For A Fit Brain, Choose Running Over CrossFit

You’ve probably heard that exercising is good for your brain as well as your body. But not all exercise is created equal. A new study shows that aerobic exercise (like running) is better than anaerobic exercise (like weight lifting) when it comes to improving learning and memory.


Photo credit: Ryan Knapp, Flickr

Exercise is good for your brain

Over the past few years, research has been consistently revealing the benefits of physical activity on cognitive function. Studies have even shown that growth of new brain cells – called neurogenesis – occurs with exercise.

This growth of new cells occurs in the hippocampus, an important center for learning and long-term memory. The news that physical activity can support neurogenesis provided a concrete motive for getting older adults to keep active, especially to help prevent dementia and cognitive decline. It also provided another reason to fight childhood obesity, since physical activity could likely play a role in academic performance.

Does High Intensity Interval training offer neural benefits?

So, exercise is good for your brain. What kind of exercise? These days, fitness programs like CrossFit and high-intensity interval training (HIIT) seem to be the trend. High-intensity interval training programs include bursts of strenuous activity alternated with periods of mild activity. They are popular for a reason – in much less time you can burn more calories and build stamina and strength that you can’t get with running.

However, while there may seem to be large physical benefits, the mental benefits of HIIT had yet to be tested, until now. And it seems like the mental benefits of aerobic exercise, like running, win over HIIT.

Aerobic exercise provides benefits over anaerobic exercise

HIIT is an anaerobic form of exercise as it uses more oxygen than is available. Strength or resistance training is also anaerobic exercise.  Aerobic exercise includes running, swimming, cycling, and more continuous activities at lower intensity.

Scientists at the University of Jyväskylä in Finland knew that aerobic exercise supported neurogenesis in the hippocampus, but they wanted to evaluate neurogenesis with anaerobic exercise. They performed the study using rats that ran voluntarily on a running wheel, climbed ladders while wearing weights, or remained sedentary.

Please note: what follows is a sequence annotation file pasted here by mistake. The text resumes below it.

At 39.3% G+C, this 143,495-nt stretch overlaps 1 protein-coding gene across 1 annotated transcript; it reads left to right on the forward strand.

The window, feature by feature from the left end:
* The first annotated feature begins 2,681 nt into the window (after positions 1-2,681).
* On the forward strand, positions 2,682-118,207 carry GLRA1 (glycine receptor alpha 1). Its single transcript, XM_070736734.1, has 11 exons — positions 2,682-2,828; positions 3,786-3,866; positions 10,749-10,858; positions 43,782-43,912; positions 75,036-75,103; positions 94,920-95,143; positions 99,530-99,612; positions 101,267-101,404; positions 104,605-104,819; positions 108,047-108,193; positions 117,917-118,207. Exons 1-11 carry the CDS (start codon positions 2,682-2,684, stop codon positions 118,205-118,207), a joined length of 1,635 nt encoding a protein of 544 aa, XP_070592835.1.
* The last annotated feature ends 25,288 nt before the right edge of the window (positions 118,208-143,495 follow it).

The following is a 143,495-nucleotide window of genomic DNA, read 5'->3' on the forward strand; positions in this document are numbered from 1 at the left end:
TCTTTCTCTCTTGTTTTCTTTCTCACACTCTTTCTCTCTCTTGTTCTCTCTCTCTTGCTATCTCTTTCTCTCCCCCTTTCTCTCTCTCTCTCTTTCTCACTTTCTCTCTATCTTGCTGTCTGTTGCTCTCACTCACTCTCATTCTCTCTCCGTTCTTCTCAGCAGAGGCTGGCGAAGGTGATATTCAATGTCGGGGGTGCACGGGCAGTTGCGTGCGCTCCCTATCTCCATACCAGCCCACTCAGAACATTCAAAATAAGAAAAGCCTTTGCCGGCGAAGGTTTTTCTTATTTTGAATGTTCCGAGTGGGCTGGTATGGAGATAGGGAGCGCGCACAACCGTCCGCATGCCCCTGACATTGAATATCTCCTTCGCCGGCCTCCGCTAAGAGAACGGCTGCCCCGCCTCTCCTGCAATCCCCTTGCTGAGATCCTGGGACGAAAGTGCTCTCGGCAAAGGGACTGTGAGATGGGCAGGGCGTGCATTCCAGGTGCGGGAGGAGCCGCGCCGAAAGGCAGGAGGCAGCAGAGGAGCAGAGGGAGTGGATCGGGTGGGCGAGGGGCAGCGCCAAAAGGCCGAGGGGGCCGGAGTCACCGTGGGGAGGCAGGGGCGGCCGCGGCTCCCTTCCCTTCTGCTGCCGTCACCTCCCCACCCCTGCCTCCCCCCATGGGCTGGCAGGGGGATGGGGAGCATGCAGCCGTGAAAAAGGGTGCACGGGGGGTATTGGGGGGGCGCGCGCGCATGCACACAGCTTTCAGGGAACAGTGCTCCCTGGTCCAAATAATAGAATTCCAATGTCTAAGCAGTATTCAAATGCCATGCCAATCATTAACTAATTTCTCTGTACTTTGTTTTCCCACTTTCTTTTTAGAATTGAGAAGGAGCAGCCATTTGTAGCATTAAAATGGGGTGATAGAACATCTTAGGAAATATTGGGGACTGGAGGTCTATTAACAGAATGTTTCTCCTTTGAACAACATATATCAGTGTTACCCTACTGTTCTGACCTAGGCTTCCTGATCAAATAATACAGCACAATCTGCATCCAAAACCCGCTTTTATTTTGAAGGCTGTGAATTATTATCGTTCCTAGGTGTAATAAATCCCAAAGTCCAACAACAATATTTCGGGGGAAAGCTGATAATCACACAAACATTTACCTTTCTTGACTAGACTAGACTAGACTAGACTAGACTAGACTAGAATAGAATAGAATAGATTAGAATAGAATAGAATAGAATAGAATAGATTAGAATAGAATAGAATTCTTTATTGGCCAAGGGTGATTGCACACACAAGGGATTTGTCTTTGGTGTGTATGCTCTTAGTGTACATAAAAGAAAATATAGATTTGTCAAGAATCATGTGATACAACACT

At the end of the study, the rats that voluntarily ran on the wheel regularly had 2-3 times more hippocampal neurons than the sedentary rats. Interestingly, the rats that performed anaerobic HIIT showed insignificant hippocampal growth, and the resistance-training rats showed even less. The results of the study have been published in the Journal of Physiology.

Go running for better memory

Although this latest study was done with rats, previous studies showing the cognitive benefits of aerobic exercise were done with human volunteers. It is very likely that similar results as presented here will be seen when this study is repeated with humans.

The authors did note that although there was insignificant hippocampal neurogenesis, the rats had increased strength at the end of the period. There is no doubt that HIIT and strength training can be good for strengthening and maintaining a healthy body.

It is interesting, though, that sustained aerobic exercise can give you completely different benefits from physical fitness – it can give you a fit memory, with more brain cells to learn with. I will definitely be alternating my fitness routine in the future.

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